You're muckin' along, maybe even enjoying yourself. You're an entrepreneur now. Life's good; you have tons more money and benefits than when you worked for that schmo; you go fishing; take your family to the county fair; and you're paying your spouse top-dollar for all the office work she does.
You eat well, go to the gym, watch your health, and, if anything does go awry, you have great medical and long-term disability insurance so you don't have to worry about the bills piling up as a result of your beard getting caught in your drill, or your tongue piercing becoming infected, or your new lip tatoo that won't stop bleeding ... any or all of which has you suckin' meals through a straw for a month.
Your business systems are so excellent that you won't lose a customer; the rent, mortgage, and utility bills will be paid; the kids' dental health is assured; your pregnant wife won't depend on the great care she receives at the public health clinic; and you'll have no worries the repo man will tow away your truck and tools. (Uh, business systems?)
Yup, things be exactly like you envisioned them when you went into business for yourself. Or maybe not? What if something evil does befall your ideal little world?
Well, this is a plug for Comfortech in Nashville. Go. Sign-up and go. Drive, walk, bike, skateboard, windsurf, or ride your lawn-removal device. Learn about the silent partners that really can help your dreams come true — there are inexpensive ones. I've known small shops, like mine, to come home after attending similar tribal gatherings, institute one tiny idea they picked up, and it changed their entire lives. Happened to me.
Can't go? Too expensive? What if someone (me) could show you how to very easily improve your bottom line by $30,000 a year? Still too expensive?
You'll meet folks who are aching to talk about their success, not in a bragging way but in an almost missionary way of simply wanting to help others. You'll hear great analogies that might change some old thinking, like Service Round Table COO David Heimer's musings about why cash is described as "cold and hard" when it makes most folks feel warm and fuzzy. Now ain't THAT a fun new way to think about $$$!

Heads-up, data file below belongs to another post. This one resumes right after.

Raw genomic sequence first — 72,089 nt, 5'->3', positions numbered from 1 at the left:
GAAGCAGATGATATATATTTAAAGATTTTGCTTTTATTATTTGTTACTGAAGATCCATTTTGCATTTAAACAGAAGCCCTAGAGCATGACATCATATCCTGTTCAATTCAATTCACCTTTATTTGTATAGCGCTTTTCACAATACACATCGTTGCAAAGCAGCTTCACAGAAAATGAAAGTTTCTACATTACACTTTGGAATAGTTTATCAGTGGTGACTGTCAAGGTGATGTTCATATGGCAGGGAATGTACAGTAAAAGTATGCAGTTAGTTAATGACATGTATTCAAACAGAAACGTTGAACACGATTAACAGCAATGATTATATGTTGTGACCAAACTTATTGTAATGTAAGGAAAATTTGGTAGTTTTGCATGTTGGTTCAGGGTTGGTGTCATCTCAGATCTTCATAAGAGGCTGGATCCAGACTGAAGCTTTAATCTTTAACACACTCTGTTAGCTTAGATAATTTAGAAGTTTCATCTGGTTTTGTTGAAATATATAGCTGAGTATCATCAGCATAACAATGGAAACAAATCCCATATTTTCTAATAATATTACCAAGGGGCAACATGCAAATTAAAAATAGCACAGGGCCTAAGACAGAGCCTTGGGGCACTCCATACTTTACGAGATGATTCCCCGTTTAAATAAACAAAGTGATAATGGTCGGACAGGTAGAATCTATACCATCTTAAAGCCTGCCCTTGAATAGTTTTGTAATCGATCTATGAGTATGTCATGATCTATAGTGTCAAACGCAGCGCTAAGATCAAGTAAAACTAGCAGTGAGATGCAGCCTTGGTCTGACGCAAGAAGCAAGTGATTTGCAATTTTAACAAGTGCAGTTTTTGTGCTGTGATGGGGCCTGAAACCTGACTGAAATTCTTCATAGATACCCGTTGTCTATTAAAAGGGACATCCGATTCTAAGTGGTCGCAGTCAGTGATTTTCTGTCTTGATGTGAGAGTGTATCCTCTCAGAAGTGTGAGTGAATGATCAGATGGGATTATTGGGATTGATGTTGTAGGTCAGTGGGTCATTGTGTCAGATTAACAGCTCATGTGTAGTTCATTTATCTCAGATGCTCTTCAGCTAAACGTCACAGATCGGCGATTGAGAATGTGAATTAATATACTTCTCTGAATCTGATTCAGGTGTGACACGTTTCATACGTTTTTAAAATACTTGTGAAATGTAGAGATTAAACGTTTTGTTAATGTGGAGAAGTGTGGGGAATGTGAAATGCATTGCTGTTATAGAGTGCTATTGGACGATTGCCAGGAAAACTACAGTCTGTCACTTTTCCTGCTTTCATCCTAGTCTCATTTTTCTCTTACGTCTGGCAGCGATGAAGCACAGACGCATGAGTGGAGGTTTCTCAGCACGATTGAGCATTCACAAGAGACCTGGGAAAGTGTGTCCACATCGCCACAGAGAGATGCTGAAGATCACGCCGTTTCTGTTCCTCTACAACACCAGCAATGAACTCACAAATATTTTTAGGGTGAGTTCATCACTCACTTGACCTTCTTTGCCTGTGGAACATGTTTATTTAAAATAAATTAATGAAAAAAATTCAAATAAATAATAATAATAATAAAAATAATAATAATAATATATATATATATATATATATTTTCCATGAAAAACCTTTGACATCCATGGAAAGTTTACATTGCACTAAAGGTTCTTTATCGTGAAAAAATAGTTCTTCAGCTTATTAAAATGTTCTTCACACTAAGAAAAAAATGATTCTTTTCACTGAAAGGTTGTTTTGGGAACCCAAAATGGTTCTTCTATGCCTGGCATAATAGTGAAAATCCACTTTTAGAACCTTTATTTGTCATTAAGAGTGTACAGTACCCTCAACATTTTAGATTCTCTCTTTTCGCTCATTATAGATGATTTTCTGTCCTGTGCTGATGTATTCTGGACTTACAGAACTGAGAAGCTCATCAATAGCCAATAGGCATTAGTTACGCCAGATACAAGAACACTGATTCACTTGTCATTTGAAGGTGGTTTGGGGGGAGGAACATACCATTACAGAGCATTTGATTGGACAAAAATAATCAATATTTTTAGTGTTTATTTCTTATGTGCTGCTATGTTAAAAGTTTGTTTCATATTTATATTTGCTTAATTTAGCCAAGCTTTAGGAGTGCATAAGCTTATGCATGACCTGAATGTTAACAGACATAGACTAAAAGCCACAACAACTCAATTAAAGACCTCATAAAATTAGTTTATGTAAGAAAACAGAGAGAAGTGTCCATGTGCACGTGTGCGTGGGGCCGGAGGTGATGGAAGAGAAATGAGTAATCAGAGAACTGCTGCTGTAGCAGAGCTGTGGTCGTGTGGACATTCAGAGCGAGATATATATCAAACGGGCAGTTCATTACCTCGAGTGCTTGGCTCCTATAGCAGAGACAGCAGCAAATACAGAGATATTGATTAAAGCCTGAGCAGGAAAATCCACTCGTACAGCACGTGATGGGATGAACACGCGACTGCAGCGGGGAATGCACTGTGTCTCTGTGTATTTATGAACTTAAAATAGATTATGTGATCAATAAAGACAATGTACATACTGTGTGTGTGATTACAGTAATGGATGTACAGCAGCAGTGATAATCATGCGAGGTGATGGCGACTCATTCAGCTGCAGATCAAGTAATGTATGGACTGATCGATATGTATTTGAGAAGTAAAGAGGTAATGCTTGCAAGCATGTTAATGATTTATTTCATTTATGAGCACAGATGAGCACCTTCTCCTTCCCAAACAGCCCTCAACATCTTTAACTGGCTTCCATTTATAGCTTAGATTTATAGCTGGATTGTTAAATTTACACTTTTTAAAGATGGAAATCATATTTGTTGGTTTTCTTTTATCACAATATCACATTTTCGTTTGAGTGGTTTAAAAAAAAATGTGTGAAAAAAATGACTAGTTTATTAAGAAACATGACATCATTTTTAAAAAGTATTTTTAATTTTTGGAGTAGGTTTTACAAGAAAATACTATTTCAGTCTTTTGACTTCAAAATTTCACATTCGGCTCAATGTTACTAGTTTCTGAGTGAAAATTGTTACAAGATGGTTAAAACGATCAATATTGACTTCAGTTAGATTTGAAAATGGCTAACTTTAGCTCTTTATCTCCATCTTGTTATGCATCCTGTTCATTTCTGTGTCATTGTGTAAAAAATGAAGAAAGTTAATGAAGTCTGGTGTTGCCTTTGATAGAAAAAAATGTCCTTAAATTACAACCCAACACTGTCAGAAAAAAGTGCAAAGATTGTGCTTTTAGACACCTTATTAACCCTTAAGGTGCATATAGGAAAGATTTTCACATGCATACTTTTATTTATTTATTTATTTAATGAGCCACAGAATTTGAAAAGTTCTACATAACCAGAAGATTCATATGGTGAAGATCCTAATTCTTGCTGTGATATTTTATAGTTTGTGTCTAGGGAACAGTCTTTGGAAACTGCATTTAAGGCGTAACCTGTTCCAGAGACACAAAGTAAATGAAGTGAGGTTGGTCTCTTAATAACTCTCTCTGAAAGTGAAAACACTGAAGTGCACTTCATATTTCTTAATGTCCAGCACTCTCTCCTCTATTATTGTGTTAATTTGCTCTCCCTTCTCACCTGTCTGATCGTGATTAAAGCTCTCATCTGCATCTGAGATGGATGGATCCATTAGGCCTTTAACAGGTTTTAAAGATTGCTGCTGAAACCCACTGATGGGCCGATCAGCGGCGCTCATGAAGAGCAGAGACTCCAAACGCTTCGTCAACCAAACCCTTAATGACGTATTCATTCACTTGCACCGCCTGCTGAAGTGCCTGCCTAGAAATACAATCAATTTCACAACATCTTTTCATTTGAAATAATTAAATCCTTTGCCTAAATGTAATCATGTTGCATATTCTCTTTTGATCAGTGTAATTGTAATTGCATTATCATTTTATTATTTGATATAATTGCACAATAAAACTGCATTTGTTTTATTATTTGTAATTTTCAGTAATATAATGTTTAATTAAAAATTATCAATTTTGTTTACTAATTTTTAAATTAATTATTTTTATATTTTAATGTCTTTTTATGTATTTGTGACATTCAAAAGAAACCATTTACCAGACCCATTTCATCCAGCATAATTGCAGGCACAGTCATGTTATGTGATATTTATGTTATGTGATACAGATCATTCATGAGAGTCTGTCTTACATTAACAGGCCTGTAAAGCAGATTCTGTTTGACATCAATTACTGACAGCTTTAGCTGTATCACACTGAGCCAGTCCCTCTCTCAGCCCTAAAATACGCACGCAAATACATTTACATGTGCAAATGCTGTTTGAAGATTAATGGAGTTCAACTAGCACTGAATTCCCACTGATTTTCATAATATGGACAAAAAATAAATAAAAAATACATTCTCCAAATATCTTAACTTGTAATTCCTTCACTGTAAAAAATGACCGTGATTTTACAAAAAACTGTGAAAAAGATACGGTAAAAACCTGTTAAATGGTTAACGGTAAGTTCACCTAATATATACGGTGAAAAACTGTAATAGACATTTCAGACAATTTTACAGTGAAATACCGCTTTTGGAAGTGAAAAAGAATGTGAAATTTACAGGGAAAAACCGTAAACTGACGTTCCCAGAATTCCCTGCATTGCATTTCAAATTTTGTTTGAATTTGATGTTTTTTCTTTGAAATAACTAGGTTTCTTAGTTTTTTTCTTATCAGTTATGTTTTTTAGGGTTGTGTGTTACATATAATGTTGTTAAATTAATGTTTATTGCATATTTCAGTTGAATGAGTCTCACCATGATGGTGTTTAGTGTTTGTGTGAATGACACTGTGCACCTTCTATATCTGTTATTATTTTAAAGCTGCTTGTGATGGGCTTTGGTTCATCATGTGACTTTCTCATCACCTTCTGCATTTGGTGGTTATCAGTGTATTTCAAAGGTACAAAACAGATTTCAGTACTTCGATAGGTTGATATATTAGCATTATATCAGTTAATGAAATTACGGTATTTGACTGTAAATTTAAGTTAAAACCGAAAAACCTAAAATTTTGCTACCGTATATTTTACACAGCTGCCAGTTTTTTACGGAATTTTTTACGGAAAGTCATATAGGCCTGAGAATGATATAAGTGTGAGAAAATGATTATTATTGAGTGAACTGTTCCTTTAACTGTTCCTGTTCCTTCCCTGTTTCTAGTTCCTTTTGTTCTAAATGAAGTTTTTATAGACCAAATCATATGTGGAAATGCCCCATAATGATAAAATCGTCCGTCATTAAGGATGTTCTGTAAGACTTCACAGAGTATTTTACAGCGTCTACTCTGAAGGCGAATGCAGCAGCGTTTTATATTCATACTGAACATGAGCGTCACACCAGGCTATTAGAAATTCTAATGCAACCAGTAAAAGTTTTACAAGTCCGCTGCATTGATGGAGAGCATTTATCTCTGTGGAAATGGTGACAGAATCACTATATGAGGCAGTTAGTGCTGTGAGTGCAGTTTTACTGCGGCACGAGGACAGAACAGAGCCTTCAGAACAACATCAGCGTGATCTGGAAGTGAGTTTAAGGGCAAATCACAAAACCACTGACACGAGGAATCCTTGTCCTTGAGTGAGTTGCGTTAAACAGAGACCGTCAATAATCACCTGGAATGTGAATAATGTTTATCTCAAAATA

Don't forget that attending Comfortech is pure fun that you can write off as a business expense!
And women! Go! Git your mate off his skinny (or otherwise) butt and drag him with you! You're taking over the business end of the subcontracting business in case you haven't noticed, and you'll meet a ton of other like-minded, talented women — powerful women! — who are dyin' to learn and share more than is imaginable while sittin' alone at a desk somewhere.
Lots of free food and drink! Lots of free seminars and talks by various experts and motivator-types. Lots of ideas to come home with and mull over. Then what? Then act. Make a plan and go for it. The world really can be your own, personal oyster, but not if you don't change a thing or three.
Learn. Open your mind. Expand your horizons. Look into business groups — the Service Round Table, the PHCC's QSC, or Nexstar. Each outfit is different and you should be aware of the differences before you sign anything. I'll be there. Come talk. Ask me whatever — especially you smaller shops.
I'll be equipped with the latest version of Trade Service's little pricing manual that makes Flat Rate so easy you'll be amazed! I'll also be talking about the new, easy, inexpensive, comprehensive electronic full business or Flat Rate programs entering the market, such as Coolfront, M.O.S.T., Trade Service, ESC, Service Titan and, of course, QuickBooks. Which one's for you and why? I've done my homework. Come ask me what I've discovered.
Go, see, talk, learn, enjoy. Open up that thing between your ears. Oh, yeah, I forgot the toys! Most every major manufacturer will be there showin' off their wares. Prepare to be amazed.
Hope to see you at Comfortech, your gateway to a bright, shiny, profitable, successful future.
Ed O'Connell is the founder emeritus of O'Connell Plumbing Inc. He is the subcontracting business coach for smaller contractors and a Service Round Table Coach. He can be reached in Auburn, California, at home/office: 530/878-5273 or at [email protected].